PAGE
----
TAIPEI -- Taiwan Semiconductor Manufacturing Co. "will not rule out the possibility" of buying a memory chip company, Chairman Mark Liu told the Nikkei Asian Review, as the world's biggest contract chipmaker and key Apple supplier looks beyond the slowing smartphone market.
The comment by Liu, who succeeded founder Morris Chang as chairman earlier this year, marks a rare statement on the possibility of acquisitions by the risk-averse manufacturer and comes as its mobile-driven earnings slow.
Liu did not identify potential acquisition targets when he spoke with Nikkei on the sidelines of the SEMICON Taiwan event, a must-attend trade fair for the semiconductor industry.
Obtaining in-house memory component capabilities would benefit TSMC, market watchers said, as future chip designs are likely to combine even more fucntions to improve performance and power efficiency.
The Taiwanese company has made no notable acquisitions to date. Intel and Samsung Electronics, its two major rivals in advanced chip manufacturing, are more aggressive in expanding through buyouts. Nikkei reported on Aug. 31 that Japan's Renesas Electronics wants to acquire U.S.-based Integrated Device Technology to expand its global footprint in automotive chips.
A veteran industry source regards Taiwanese memory chip provider Nanya Technology as a potential partner or investment target for TSMC. Nanya, the world's No. 4 maker of dynamic random access memory, said it is not aware of any acquisition talks and declined to comment further. A joint-venture with U.S. memory chipmaker Micron, the world's No.3 DRAM maker, is also an option, market watchers suggest, while it's not likely for TSMC to forge a further partnership with South Korean players Samsung and SK Hynix, the two global biggest DRAM maker. DRAM is a crucial component for electronic devices ranging from personal computers, smartphones and servers to connected cars.
TSMC this year risks logging its first-ever annual revenue decline for mobile-related chips, a field that accounts for half of the company's top line. Growth momentum has shifted with rising demand for artificial intelligence, high-performance computing and automotive chips.
The company produces various logic and analog chips including mobile processors, graphics processors, networking processors, image sensors and power management chips -- but not memory chips.
Mobile chips have served as the Taiwanese company's most important growth driver in the past decade. TSMC is the sole supplier of Apple's iPhone core processors and Chinese smartphone maker Huawei's high-end Kirin mobile processors, which go into its flagship models.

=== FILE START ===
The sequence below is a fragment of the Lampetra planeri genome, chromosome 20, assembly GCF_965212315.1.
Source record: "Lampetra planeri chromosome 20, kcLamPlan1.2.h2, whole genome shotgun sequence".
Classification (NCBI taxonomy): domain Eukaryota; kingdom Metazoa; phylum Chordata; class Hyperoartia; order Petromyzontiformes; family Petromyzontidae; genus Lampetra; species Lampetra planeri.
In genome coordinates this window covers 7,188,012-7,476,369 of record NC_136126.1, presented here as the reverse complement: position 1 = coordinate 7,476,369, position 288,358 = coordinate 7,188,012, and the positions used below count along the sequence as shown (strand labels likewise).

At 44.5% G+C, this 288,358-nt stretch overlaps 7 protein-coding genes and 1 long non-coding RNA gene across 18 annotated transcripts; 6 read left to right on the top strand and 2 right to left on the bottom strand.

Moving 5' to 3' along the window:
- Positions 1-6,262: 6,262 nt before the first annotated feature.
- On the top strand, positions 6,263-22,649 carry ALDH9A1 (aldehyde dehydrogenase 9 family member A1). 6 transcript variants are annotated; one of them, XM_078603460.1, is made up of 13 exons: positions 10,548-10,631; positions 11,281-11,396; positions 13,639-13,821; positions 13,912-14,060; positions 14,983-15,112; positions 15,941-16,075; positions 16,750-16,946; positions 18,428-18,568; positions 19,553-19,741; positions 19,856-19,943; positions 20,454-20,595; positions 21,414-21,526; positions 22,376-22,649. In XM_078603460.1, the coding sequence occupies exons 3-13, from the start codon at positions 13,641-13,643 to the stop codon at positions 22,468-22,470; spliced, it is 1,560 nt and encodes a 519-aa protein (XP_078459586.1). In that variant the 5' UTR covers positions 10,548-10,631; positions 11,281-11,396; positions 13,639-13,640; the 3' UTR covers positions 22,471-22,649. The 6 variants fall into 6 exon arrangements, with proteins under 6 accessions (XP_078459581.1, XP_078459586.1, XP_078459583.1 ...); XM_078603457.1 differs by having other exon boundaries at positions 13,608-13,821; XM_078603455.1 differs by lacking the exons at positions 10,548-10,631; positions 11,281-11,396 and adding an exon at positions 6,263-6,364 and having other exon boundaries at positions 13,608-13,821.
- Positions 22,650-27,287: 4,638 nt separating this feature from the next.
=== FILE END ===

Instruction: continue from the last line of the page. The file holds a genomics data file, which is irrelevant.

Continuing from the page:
TSMC enjoys a 56% chip market share globally as well as 450 customers worldwide. Leading chip builders such as Broadcom, Nvidia, Qualcomm, MediaTek, NXP and Xilinx rely on the company's manufacturing technology. The chip champion said its revenue will grow 5% to 10% in U.S. dollar terms this year.
TSMC did consider joining the bidding for Toshiba Memory, the world's No. 2 maker of NAND flash memory behind Samsung, when Japanese parent Toshiba spun off the unit last year. But TSMC saw too little room for synergy and decided not to pursue the deal.
On spending besides acquisitions, Liu said he expects that his company's capital expenditures will "continue to grow" over the next few years, telling Nikkei he did not see the U.S.-China trade war affecting investment plans.
Chief Financial Officer Lora Ho said in July that the chipmaker would spend around $10 billion annually for the next few years, with up to $10.5 billion planned in 2018.
Liu, in the keynote speech at SEMICON Taiwan, said semiconductor development will cease to rely solely on Moore's law, and instead require more integration of core processor, memory and other kinds of chips. Hardware and software will need to be designed in tandem to bolster power efficiency, the chairman said.
Moore's law refers to a proposition by Intel co-founder Gordon Moore in which the number of transistors that can be squeezed onto a chip will double roughly every two years, with a corresponding advance in computing power.
But many industry executives have grown convinced that this projection, which has driven the semiconductor industry for decades, could soon reach its limit even with advances in miniaturization.
Apple's upcoming iPhone adopts TSMC's 7-nanometer process technology, while last year's iPhone X used the company's 10-nm variety. A smaller size means a greater challenge and cost to produce, and many in the industry think chips below 2 nm may be impossible to develop. One nanometer equals one-billionth of a meter.